Steve from Bullhead City, AZ
Vic, the start of the season is looking sketchy, but better a slow start and peak later in the season than to possibly run the table just to cool off at the end of the season. Agree?
Yeah, I agree. The importance of the first half of the season is to position yourself for making a playoff run late in the season. That's when we begin finding out who the real contenders are. Peaking a team is an art. It's a skill great coaches have. They have a knack for leaving something to be done, another level to reach. My hope for this team is that its running game and its defense will join hands late in the season to give the Packers a cold-weather dimension this team hasn't enjoyed at playoff time in the previous two seasons I've covered it.
Ryan from Appleton, WI
The NFC has been the powerhouse of the NFL lately. This year through four weeks the NFC has nine losing teams and the AFC only has three. Are we in the middle of a power shift?
It's kind of caught me by surprise. I considered the NFC to be the dominant conference heading into this season, but the AFC has a freshness to it that lends legitimacy to your question.
Darrin from Chicago, IL
The Packers have had a week to mull over the return game. Franklin, Hyde or back to Cobb?
I say Cobb.
|Dallas Texans RB Abner Haynes|
Matt from Missoula, MT
Vic, could you please clarify the options available to a team during the coin toss? When the Packers win the toss, they often defer. What are the other team's options after that?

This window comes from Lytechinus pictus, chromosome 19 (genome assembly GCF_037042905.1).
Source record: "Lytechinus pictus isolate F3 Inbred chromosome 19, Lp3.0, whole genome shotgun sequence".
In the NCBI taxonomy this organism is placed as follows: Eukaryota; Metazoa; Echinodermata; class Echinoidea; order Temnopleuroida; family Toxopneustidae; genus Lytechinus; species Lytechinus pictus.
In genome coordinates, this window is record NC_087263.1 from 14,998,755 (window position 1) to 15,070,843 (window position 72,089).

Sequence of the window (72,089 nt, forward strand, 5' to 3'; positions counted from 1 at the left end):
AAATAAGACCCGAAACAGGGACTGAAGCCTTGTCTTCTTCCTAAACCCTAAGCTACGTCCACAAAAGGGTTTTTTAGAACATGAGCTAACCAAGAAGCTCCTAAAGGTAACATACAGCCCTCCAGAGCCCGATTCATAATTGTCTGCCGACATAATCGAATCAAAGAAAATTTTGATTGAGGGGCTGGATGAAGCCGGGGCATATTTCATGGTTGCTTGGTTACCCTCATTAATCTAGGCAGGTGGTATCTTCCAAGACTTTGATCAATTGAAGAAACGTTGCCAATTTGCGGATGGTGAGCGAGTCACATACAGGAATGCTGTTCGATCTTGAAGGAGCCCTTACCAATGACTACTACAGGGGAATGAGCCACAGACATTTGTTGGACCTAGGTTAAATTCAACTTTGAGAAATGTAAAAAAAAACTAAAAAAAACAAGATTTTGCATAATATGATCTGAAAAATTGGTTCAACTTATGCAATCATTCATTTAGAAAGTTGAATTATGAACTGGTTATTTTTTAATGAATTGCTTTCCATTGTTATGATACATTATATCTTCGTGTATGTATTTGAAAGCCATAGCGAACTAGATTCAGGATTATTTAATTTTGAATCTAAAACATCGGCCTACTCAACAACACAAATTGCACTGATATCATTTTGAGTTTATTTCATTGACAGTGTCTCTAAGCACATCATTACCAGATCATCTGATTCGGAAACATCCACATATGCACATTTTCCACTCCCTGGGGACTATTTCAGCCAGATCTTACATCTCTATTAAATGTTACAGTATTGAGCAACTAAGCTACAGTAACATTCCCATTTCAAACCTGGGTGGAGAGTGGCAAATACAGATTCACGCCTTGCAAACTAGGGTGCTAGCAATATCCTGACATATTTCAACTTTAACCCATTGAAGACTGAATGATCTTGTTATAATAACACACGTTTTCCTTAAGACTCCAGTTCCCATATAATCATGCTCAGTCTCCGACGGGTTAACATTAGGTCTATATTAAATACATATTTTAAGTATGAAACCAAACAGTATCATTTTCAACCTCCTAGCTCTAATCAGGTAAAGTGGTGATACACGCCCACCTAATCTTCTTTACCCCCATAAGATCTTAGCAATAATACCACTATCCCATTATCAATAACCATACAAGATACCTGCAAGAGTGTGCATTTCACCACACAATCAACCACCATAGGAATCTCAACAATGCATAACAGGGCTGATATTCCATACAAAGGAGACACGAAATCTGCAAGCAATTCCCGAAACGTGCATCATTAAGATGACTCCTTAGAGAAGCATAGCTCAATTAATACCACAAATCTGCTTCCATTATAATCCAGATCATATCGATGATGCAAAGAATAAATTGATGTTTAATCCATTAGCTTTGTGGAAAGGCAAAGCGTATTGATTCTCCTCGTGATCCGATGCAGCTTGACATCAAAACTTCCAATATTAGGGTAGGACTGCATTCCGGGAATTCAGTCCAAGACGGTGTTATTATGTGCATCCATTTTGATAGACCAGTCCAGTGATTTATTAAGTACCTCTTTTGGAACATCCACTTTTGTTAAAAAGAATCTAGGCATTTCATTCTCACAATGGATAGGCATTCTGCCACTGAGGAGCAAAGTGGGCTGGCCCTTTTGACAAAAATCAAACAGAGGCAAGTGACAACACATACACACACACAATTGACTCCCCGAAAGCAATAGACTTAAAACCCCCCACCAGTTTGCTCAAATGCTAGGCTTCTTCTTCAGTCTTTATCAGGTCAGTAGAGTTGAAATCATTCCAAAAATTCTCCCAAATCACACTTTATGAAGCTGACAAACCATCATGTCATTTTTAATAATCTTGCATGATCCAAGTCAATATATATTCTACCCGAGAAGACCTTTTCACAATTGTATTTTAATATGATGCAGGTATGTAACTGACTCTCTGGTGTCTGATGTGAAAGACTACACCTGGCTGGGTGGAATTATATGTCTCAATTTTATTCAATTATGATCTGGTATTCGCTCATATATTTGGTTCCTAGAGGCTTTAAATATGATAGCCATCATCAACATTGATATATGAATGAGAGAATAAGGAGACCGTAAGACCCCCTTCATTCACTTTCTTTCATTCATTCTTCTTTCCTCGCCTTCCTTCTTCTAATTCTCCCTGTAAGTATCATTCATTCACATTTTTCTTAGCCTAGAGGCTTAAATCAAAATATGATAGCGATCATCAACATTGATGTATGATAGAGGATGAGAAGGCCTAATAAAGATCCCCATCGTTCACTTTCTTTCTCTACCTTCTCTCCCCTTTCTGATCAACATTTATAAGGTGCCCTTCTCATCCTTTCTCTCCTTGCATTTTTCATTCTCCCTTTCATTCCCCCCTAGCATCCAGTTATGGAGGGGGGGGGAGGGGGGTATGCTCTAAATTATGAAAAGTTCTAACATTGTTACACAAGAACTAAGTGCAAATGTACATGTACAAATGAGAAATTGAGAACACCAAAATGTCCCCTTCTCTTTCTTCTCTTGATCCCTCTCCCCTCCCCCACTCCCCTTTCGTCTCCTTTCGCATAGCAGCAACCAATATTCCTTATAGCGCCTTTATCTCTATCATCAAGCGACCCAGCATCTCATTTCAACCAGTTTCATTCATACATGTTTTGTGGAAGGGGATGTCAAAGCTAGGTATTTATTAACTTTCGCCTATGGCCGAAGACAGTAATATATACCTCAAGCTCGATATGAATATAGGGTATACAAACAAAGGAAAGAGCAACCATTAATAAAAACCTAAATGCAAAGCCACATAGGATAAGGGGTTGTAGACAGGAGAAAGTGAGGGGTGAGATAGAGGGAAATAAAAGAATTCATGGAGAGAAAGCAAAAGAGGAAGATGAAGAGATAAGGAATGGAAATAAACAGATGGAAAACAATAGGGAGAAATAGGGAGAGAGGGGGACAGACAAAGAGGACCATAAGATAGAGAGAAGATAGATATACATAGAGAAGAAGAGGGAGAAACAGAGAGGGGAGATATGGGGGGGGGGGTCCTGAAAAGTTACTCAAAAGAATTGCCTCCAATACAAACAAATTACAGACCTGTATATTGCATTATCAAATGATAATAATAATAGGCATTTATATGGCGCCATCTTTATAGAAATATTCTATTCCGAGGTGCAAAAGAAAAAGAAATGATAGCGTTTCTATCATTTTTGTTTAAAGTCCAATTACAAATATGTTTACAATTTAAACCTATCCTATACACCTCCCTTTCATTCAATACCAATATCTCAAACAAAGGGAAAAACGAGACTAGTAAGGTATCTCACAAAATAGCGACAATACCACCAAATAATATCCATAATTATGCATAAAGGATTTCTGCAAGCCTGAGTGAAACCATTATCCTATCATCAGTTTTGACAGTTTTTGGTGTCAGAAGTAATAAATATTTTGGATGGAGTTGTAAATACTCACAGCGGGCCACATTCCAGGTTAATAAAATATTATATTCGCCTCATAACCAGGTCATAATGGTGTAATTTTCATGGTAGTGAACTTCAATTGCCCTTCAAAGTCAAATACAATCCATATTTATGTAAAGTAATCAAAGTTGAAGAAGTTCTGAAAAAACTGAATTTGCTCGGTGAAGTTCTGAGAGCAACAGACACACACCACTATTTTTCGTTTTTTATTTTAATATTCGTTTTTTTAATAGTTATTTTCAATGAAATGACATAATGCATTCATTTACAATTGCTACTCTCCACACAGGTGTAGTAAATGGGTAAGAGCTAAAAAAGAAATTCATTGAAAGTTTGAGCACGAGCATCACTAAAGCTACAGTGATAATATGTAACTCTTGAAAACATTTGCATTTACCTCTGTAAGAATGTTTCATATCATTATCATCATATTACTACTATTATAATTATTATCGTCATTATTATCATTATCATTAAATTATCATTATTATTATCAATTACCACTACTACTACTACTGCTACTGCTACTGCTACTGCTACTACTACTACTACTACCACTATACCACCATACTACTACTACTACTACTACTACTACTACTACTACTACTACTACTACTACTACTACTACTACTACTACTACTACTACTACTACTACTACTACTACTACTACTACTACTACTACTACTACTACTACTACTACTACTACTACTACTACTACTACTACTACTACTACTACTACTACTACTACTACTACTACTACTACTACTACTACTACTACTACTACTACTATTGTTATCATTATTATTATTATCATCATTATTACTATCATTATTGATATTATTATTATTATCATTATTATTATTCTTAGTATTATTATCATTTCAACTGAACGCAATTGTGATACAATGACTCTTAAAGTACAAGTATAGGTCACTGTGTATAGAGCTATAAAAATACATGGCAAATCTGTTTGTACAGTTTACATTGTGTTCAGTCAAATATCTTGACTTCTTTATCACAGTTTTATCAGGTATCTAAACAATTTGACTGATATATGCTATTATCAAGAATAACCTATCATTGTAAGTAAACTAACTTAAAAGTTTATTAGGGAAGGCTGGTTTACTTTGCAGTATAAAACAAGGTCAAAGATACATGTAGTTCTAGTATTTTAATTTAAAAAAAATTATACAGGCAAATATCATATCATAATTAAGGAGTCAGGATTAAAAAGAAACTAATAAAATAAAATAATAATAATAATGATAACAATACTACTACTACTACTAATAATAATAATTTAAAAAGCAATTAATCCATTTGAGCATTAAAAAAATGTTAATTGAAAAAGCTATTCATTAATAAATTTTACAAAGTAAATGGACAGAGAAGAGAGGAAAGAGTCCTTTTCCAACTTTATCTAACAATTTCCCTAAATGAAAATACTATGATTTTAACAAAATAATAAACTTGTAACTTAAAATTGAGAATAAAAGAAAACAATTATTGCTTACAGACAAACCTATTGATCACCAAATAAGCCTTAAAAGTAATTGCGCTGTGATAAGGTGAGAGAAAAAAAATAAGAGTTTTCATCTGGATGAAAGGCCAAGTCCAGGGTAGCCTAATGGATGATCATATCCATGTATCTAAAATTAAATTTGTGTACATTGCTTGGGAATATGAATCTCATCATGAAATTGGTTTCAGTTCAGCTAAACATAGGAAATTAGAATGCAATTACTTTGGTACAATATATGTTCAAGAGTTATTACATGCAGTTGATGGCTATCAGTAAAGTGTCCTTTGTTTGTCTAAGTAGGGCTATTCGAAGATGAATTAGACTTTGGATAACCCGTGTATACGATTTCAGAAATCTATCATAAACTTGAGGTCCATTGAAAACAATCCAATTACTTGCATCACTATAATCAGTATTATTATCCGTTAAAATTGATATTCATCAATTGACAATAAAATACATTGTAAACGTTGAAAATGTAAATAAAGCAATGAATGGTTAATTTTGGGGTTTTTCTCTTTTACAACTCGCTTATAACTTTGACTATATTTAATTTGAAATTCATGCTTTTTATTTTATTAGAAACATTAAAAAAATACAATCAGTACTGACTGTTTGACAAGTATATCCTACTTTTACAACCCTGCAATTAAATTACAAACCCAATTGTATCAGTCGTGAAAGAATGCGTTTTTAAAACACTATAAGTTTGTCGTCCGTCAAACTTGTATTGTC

Receive, kick or defend a goal. If they don't elect to receive, they'll likely kick off twice. I was stunned to discover a few years ago that a lot of fans believe that if you kick off to begin the game, you automatically receive the second-half kickoff. A reader explained that it was a Madden thing. Search "Kick to the clock." It'll explain perfectly the pitfalls of bad coin toss management.
Dan from Houston, TX
Vic, this past weekend Ray Lewis, Mike Ditka, Tom Jackson and Cris Carter were asked about the rules changes. Lewis, Ditka and Jackson hated them and seemed mad about it, but I thought Carter brought up a good point. Right now, they aren't fair because generations of players and fans have grown with these rules, but the younger generation only knows "Heads Up" football.
If all of a sudden we could only drive cars with steering wheels on the right side, what do you think the reaction would be?
Evan from Eau Claire, WI
What fan base personality does your personality align with most?
I'd like to think I align with Packers fans. I'd like to think I'm a fun-loving, respectful fan of the game. I'm not a dress-up-like-its-Halloween kind of guy. I have to avert my eyes when TV shows us fans dressed as though they're auditioning for a "Hell's Angels" movie. That's just too weird for me.